Device Tree

Device tree is a process by which the Linux kernel initializes itself based on the hardware platform. Device tree allows a single kernel image to run on multiple hardware platforms. A device tree file, named *.dts, is a text file that describes the hardware platform. It is compiled into a device tree blob, *.dtb, which is loaded into memory before the Linux kernel is started. The Linux kernel then uses that device tree blob to initialize itself at runtime.
The process to create a device tree source (.dts) file, and compile a device tree blob (.dtb) from the DTS is described in Build Device Tree Blob.

Device Tree In Memory

The industry standard method is that it expects the address of the device tree to be in register R2 when the boots. Starting in 14.3 this is the default kernel configuration, but it was not previously.

Device Tree Generator

Xilinx SDK supports the Device Tree Generator for Zynq. For Linux kernel 3.3 and later, the device tree syntax has changed for denoting interrupts. To calculate the correct value in these releases, use Table 7-3 in the Zynq-7000 AP SoC TRM to locate the correct SPI ID# for the desired peripheral. Then, subtract 32 from this value. The result is what should be entered into the device tree interrupt field.

Example: From Table 7-3, UART 1 has a value of "82" for the SPI ID#. Subtracting 32 from this yields "50." "50" is the value found in the interrupt field for the UART 1 peripheral in the device tree.

Kernel Command Line
The kernel has 2 ways for it to get the command line. The default kernel configuration causes the kernel to get the command line from the device tree.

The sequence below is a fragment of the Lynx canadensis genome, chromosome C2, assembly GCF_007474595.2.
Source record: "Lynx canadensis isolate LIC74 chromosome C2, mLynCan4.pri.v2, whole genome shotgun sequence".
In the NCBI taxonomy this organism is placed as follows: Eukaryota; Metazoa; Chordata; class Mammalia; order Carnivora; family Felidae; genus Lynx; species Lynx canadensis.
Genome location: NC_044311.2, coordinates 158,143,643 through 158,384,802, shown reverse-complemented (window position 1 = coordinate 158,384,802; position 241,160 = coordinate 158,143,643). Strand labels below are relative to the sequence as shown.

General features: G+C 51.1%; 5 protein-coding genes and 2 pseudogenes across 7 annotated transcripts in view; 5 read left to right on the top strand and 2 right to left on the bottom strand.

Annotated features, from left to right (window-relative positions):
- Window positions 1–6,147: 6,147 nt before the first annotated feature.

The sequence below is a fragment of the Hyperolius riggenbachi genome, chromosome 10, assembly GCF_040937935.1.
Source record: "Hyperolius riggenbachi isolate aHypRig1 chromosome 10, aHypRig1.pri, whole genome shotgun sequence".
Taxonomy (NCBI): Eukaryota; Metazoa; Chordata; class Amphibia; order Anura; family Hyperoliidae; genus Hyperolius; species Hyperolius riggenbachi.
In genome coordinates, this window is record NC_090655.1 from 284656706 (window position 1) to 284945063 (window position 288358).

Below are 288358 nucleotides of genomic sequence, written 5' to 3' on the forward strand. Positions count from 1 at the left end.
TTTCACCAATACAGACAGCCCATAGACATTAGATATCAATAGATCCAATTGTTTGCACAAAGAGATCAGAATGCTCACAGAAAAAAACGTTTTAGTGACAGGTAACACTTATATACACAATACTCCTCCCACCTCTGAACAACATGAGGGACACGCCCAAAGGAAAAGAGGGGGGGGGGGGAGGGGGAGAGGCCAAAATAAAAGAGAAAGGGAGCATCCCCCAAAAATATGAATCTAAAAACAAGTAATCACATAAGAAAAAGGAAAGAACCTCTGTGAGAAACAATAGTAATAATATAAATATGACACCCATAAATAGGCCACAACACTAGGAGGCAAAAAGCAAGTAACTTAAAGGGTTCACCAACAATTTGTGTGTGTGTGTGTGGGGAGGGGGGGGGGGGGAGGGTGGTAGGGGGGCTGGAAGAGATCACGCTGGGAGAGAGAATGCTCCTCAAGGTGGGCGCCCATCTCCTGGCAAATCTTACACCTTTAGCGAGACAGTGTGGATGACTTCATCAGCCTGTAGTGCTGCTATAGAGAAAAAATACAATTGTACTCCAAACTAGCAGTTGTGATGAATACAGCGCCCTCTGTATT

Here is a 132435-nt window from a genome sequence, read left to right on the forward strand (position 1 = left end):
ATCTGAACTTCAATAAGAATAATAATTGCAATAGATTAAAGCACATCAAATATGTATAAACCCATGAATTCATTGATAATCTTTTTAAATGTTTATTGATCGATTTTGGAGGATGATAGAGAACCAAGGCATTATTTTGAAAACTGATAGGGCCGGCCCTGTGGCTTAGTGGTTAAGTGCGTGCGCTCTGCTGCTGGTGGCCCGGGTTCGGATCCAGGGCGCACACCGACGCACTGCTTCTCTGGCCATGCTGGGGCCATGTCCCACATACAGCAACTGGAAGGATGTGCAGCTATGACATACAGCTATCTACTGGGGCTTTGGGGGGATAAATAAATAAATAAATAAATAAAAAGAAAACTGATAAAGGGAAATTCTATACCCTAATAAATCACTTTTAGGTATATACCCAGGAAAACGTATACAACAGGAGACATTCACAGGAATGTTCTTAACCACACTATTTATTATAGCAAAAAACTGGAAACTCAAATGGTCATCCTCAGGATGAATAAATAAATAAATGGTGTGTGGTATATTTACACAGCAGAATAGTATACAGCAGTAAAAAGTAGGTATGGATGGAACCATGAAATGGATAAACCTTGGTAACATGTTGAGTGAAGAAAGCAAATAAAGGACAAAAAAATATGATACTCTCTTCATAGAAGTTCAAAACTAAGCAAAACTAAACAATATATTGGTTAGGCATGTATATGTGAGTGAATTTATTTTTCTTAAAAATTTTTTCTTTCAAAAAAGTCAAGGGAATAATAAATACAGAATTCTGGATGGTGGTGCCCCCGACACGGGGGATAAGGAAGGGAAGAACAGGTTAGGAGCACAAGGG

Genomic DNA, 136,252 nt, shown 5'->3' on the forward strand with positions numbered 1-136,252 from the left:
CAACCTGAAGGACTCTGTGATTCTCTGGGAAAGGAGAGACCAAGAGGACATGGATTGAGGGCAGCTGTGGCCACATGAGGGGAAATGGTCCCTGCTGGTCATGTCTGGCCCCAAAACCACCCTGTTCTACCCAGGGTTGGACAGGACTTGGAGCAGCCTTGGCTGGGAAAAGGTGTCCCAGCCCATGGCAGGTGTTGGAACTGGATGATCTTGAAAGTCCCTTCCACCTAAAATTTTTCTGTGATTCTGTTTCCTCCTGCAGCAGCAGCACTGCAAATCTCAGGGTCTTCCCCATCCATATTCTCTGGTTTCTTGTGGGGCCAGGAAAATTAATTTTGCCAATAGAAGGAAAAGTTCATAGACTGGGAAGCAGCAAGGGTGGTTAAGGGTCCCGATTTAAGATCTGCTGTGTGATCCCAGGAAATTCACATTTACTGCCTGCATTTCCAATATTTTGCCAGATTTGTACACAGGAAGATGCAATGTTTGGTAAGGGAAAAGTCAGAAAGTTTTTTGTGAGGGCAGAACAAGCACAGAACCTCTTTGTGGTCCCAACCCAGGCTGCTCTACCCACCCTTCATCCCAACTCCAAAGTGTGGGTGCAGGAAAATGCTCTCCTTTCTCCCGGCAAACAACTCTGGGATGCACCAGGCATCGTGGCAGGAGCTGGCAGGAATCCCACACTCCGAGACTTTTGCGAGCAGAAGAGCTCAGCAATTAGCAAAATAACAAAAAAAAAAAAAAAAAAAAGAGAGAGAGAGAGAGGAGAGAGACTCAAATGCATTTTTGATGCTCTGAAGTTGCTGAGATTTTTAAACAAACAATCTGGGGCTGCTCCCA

There is a kernel configuration option that allows the command line to always be used from the kernel configuration ignoring the command line string in the device tree. From the main menu of the kernel configuration, select Boot Options, followed by Always use the default kernel command string.

SMP

By default the kernel is configured to use both CPUs in SMP mode. The following command shows the CPU information and should indicate two CPUs, numbered 0 and 1.
By default, the kernel handles all interrupts on the 1st CPU. They can be pushed to the 2nd CPU and there are user space daemons that will do interrupt load balancing.
zynq> cat /proc/cpuinfo

Using A Single CPU

A user may cause it to use only one CPU by adding "maxcpus=1" to the kernel command line in the device tree.

Specifying A CPU

A user may cause an application to run on a specific CPU using the BusyBox utility taskset.
The following command will display the help information for the taskset command.
zynq> taskset --help
The mask field of the command specifies the CPU and is a value of 1 or 2.
The following command starts the application top running on the 2nd CPU.
zynq> taskset 2 top

Ramdisk Image and Pre-built images


Build and Modify a Rootfs details the process to build a RAM disk image for Zynq, and includes pre-built images.

Prebuilt Ramdisk Contents


The ramdisk image incorporates the following features.

Application Name
Source
Details
Telnet
BusyBox
there is no login, a shell is started
SSH
Dropbear
user: root, password: root
Web server
BusyBox

FTP
BusyBox

GDB Server
GNU Tools